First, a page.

Is this the beginning of the end for free click-and-collect?

John Lewis made a ‘brave decision’ to start charging for click and collect purchases under £30 but other retailers are unlikely to follow suit in the online battle for customers and revenues.

Today (6 July), Marks & Spencer’s announced plans to expand its free click and collect service to 100 more of its Simply Food outlets operated by third parties such as Moto. Other retailers have said they have no plans to change their click and collect offerings.

However, industry observers suggest others will be looking at John Lewis with envy.

“Charging for click & collect will be an interesting test of John Lewis’ brand vitality and if it is successful others will watch with a mixture of awe, envy and mimicry,” says Clive Black, head of research at Shore Capital.

The changes mean John Lewis will now charge a standard £2 fee for anyone that wants to pick up online orders at either its John Lewis or Waitrose stores, or at designated Collect Plus outlets. John Lewis’ managing director Andy Street said that the previous system had become “unsustainable”.

“We are sure customers will understand why we are doing this. There is a huge logistical operation behind this system and quite frankly it’s unsustainable. We consider ourselves to be leaders and we want to take the lead on this,” he explained.

The economics of online shopping

David Walmsley, director of M&S.com, says the retailer’s decision to continue offering free click and collect comes because it is popular among consumers. Around half its website orders are picked up at a store.

“By extending the service to locations such as railways and service stations, which may form part of customers’ daily journey, we hope to make it even easier and more convenient for them to shop with M&S,” he explains.

Given its popularity, retailers all are keen to be seen to be championing the consumer and making it easier for them to shop online.

That means the deadline for free next day deliveries is being pushed later and later, while some retailers such as Argos are promising same day collection from a number of its stores. Amazon last week started offering one-hour delivery (admittedly for a £6 charge).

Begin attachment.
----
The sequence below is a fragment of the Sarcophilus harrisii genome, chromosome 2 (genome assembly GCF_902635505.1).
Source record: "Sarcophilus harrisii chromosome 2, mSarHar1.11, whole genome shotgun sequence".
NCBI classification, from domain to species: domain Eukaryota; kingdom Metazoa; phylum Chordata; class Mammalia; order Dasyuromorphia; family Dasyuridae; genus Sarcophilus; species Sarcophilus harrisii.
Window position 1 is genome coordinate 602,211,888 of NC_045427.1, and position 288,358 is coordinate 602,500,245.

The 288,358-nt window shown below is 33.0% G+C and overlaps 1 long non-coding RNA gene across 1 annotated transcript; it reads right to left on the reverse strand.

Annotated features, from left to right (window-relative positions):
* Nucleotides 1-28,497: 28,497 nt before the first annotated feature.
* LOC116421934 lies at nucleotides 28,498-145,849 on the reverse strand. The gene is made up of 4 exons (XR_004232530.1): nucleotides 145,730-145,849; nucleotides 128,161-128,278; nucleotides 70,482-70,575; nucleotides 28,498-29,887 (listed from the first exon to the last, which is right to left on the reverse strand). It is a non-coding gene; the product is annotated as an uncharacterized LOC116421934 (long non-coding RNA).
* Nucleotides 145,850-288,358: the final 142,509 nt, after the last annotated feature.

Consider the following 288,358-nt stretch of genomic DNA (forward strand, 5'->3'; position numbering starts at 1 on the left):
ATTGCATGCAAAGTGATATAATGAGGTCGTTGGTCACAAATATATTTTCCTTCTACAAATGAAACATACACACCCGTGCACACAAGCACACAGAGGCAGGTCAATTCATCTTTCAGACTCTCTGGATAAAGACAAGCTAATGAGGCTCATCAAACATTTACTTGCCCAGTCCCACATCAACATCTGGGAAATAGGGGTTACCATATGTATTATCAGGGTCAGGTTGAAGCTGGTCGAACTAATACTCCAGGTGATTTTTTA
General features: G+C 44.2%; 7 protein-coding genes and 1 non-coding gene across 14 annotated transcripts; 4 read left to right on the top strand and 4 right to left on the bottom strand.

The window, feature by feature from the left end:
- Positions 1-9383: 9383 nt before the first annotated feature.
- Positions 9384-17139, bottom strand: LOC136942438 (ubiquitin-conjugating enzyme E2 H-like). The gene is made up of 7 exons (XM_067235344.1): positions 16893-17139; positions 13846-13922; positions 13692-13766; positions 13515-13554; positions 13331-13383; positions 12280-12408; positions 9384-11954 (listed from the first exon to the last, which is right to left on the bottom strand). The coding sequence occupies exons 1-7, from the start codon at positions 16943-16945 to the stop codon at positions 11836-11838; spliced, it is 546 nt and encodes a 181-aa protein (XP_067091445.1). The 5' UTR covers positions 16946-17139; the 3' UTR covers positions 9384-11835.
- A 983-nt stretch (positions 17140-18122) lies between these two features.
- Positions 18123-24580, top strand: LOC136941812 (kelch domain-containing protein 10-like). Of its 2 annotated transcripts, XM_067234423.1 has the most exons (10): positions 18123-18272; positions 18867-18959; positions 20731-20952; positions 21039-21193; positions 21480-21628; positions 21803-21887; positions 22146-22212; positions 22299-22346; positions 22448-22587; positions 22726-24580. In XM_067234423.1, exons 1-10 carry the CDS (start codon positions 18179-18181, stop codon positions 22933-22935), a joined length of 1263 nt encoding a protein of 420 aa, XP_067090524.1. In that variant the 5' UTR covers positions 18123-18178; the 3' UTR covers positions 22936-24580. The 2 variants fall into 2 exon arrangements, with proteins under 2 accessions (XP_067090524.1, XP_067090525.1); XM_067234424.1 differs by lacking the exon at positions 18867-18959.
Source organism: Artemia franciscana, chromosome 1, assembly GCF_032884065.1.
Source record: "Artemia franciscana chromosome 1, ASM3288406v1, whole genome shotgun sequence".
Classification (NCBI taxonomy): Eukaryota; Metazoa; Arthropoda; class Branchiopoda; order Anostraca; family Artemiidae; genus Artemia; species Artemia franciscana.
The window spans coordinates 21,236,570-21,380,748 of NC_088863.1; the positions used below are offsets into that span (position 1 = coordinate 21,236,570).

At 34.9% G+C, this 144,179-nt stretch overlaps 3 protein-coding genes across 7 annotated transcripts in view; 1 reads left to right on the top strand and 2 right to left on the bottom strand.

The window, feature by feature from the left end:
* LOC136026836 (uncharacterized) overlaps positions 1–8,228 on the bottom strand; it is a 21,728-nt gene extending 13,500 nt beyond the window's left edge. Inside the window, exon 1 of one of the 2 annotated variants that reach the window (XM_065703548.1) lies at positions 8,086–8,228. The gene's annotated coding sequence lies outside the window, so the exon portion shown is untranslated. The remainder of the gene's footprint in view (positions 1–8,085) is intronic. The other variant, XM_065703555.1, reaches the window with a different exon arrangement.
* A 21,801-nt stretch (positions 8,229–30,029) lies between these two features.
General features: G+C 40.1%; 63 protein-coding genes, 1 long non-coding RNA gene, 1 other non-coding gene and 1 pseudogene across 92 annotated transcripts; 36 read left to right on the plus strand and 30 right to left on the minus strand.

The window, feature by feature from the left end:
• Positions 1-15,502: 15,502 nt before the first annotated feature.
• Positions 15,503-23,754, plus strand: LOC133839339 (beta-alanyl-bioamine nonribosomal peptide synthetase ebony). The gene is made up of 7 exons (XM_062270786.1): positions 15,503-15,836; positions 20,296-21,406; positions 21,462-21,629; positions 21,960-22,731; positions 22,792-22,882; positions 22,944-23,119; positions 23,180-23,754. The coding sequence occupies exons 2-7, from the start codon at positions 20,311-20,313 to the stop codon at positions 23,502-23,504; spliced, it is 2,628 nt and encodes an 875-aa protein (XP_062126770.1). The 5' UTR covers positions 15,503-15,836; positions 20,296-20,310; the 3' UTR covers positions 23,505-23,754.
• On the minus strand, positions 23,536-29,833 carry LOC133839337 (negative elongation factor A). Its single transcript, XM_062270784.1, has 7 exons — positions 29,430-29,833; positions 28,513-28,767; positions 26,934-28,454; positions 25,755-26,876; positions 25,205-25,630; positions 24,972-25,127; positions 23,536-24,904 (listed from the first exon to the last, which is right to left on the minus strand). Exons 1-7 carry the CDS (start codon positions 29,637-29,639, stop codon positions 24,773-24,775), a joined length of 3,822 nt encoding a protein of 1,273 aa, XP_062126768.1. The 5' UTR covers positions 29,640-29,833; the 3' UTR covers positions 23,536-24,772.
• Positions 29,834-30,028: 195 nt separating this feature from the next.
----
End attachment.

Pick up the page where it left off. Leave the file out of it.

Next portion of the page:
Richard Hyman, retail analyst and owner of richardtalksretail.co.uk, says what the industry is seeing with John Lewis’ move is “economic reality kicking in”.

“It is heresy to say this but it’s cheaper to sell a product through a shop than online.”

Richard Hyman, retail analyst

“There are costs for online retailing. People are seduced by the idea that websites are cheap to develop, that there are savings to be had by not having a landlord charging rent, local authorities charging rates.

“But online is a more expensive route to market. Fulfilling orders is very costly, even if its click and collect and you are getting the customer to do some of the work,” he says.

Black highlights the case of online grocer Ocado, which he says has “barely made any money after 15 years of trading”. He adds that the move by John Lewis is “wholly understandable and logical”, especially in the competitive online market.

“[Retailers] seeking the illusion of long-term loyalty will fritter away a lot of money to try and win market position and loyalty in what is often the most disloyal of market places,” he says.

Will other brands follow suit?

John Lewis holds something of a unique place in the British retail landscape. Hyman says the fact it has a strong relationship with customers means there is less risk for the brand in suddenly charging for something that up until now has been free.

“The starting point of the brand relationship is key. If [a retailer] has got a mechanical, functional relationship with the customer and doesn’t really add a lot of value suddenly charging for something they haven’t been is clearly far riskier than in the case of John Lewis.

“[John Lewis] has a substantial amount of goodwill built up over many decades. People will think ‘they aren’t doing this to line their profits, there will be a good reason for it’,” he explains.

Nevertheless, Verdict’s retail analyst Patrick O’Brien believes we are likely to see more retailers follow its lead.

“While the concern is that it will lose click and collect sales to its rivals by introducing the charge rather than convince low spend collectors to spend more with it or bundle orders, John Lewis realises that these are shoppers it can afford to lose, and that the pressures it is under are similar for its rivals, which may well decide to follow suit,” he says.

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Comments
  • Alex Levashov 12 Jul 2015 at 12:30 pm

    Interesting development. I see number of possible consequences here, both positive and negative:
    1. Some customers may be annoyed and move with their small ticket purchases elsewhere
    2. Some customers will don’t bother
    3. Some customers will buy an extra item to fit in free threshold
    4. Some customers who used the service and actually never placed order below new free pick-up threshold will value it more since they get that service for free, while others don’t

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